First Sentence: Frank Salvio checked into the hotel under an assumed name, using fake identification.
Truman, a healthy French bulldog, was left to be euthanized at the veterinary office where attorney and rescuer Andy Carpenter takes his dog. Truman is chipped, but the man who dropped him off is not his apparent owner. When Andy finds the owner has been murdered, it sets him off on an interstate investigation involving far more than one bulldog.
The first thing to know is that, in spite of the cute dog on the cover, this is no cozy. Dead bodies abound. The other thing to know is that, in spite of their number, the murders aren't described in gruesome detail.
From the very beginning, the case is delightfully twisty, almost a bit too much so. Rosenfelt engages the reader and ensures one wants to know what happened as much as do the characters, and there are a lot of characters. This is one time when a cast of characters might have been helpful.
It is those on Andy's team, of which there is a good, succinct introduction. who are quirky and enjoyable. Everyone should have a Marcus in their life—or maybe not. Most of all, there's Andy. There's something rather delightful about having a protagonist who is a picky eater, not a crack shot, or a boxing/martial arts expert but is, in fact, a bit inept, and admits it. Even when he tries to lose at a game, he accidentally wins.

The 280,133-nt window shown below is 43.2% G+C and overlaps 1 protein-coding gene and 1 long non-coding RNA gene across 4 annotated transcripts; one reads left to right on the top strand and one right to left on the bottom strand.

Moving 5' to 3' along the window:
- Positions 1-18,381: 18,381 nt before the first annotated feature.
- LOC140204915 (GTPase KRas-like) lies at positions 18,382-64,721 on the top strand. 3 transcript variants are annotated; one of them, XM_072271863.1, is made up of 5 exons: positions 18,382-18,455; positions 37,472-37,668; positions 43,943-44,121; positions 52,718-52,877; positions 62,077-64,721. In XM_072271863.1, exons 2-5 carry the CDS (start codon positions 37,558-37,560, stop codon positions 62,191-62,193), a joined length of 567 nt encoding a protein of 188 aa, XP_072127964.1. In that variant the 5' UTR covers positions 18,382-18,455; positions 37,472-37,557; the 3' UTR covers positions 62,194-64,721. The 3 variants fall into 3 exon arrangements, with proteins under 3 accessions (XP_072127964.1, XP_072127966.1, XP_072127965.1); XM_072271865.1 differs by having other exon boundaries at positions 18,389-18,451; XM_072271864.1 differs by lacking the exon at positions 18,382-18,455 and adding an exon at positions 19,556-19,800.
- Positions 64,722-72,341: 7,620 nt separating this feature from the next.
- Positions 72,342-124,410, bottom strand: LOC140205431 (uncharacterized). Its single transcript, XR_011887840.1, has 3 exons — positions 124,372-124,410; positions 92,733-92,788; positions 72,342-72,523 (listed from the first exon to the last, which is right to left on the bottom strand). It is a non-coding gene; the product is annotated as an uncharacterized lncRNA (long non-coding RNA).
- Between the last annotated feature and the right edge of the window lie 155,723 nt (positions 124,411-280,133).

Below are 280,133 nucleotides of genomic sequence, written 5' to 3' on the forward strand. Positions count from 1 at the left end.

Andy's, and Rosenfelt's, expertise is the law. It is interesting learning how an investigation team goes through a location of interest and it is those details which provide veracity to the plot. A well-written courtroom scene can provide tension. What is nice is that he explains the process and legalities along the way and that he writes very good dialogue—"Am I doing down for this?" he asks, the fear evident in his voice. "You're sitting here in handcuffs, Joey. You're already down. We're about to start digging you out."
The explanation of what is behind all the deaths is a terrifying one, all the more because of its believability. The escalation of the plot's timetable makes things exciting and tense. The only slight complaint might be that after everything which has occurred, the ending seemed too quick and the subsequent actions of the person behind it all seemed unlikely.
"Bark of the Night" has more bodies than some small towns, yet very little actual violence. No, it's not the best of the series, but Andy Carpenter fans will still find it an enjoyable read as much because the proceeds help support the Tara Foundation.
BARK OF NIGHT (LegalMys-Andy Carpenter-New Jersey-Contemp) – Good
Rosenfelt, David – 19th in seriesMinotaur Books – July 2019